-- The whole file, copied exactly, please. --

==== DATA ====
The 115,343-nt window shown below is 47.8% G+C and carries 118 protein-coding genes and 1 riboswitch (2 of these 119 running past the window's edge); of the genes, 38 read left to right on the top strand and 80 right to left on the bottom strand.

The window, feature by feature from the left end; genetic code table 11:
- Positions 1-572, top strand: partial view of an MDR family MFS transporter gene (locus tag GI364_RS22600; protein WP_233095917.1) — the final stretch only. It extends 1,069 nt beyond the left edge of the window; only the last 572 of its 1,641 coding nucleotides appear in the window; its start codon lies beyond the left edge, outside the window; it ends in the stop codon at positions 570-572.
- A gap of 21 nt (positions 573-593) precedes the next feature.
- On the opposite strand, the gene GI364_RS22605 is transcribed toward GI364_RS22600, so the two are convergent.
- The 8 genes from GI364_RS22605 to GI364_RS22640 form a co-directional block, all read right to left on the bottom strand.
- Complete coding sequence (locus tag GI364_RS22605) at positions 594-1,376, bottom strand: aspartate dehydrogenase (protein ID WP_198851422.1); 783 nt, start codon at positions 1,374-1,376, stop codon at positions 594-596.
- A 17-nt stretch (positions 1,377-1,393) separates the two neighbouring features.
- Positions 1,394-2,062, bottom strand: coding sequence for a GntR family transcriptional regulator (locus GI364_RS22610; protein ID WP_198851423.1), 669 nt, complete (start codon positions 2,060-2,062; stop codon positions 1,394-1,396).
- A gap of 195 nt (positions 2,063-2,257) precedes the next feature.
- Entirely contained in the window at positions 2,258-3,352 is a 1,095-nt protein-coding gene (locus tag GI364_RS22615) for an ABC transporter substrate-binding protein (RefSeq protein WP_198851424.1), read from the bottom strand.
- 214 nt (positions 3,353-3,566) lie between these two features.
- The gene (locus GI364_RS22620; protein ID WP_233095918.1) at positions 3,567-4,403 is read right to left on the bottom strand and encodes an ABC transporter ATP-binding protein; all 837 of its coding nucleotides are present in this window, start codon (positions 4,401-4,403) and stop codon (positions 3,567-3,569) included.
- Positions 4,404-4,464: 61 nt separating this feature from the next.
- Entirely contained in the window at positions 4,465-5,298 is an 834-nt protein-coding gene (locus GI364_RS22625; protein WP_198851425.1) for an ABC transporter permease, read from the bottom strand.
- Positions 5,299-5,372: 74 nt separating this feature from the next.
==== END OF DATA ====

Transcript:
The 115,343-nt window shown below is 47.8% G+C and carries 118 protein-coding genes and 1 riboswitch (2 of these 119 running past the window's edge); of the genes, 38 read left to right on the top strand and 80 right to left on the bottom strand.

The window, feature by feature from the left end; genetic code table 11:
- Positions 1-572, top strand: partial view of an MDR family MFS transporter gene (locus tag GI364_RS22600; protein WP_233095917.1) — the final stretch only. It extends 1,069 nt beyond the left edge of the window; only the last 572 of its 1,641 coding nucleotides appear in the window; its start codon lies beyond the left edge, outside the window; it ends in the stop codon at positions 570-572.
- A gap of 21 nt (positions 573-593) precedes the next feature.
- On the opposite strand, the gene GI364_RS22605 is transcribed toward GI364_RS22600, so the two are convergent.
- The 8 genes from GI364_RS22605 to GI364_RS22640 form a co-directional block, all read right to left on the bottom strand.
- Complete coding sequence (locus tag GI364_RS22605) at positions 594-1,376, bottom strand: aspartate dehydrogenase (protein ID WP_198851422.1); 783 nt, start codon at positions 1,374-1,376, stop codon at positions 594-596.
- A 17-nt stretch (positions 1,377-1,393) separates the two neighbouring features.
- Positions 1,394-2,062, bottom strand: coding sequence for a GntR family transcriptional regulator (locus GI364_RS22610; protein ID WP_198851423.1), 669 nt, complete (start codon positions 2,060-2,062; stop codon positions 1,394-1,396).
- A gap of 195 nt (positions 2,063-2,257) precedes the next feature.
- Entirely contained in the window at positions 2,258-3,352 is a 1,095-nt protein-coding gene (locus tag GI364_RS22615) for an ABC transporter substrate-binding protein (RefSeq protein WP_198851424.1), read from the bottom strand.
- 214 nt (positions 3,353-3,566) lie between these two features.
- The gene (locus GI364_RS22620; protein ID WP_233095918.1) at positions 3,567-4,403 is read right to left on the bottom strand and encodes an ABC transporter ATP-binding protein; all 837 of its coding nucleotides are present in this window, start codon (positions 4,401-4,403) and stop codon (positions 3,567-3,569) included.
- Positions 4,404-4,464: 61 nt separating this feature from the next.
- Entirely contained in the window at positions 4,465-5,298 is an 834-nt protein-coding gene (locus GI364_RS22625; protein WP_198851425.1) for an ABC transporter permease, read from the bottom strand.
- Positions 5,299-5,372: 74 nt separating this feature from the next.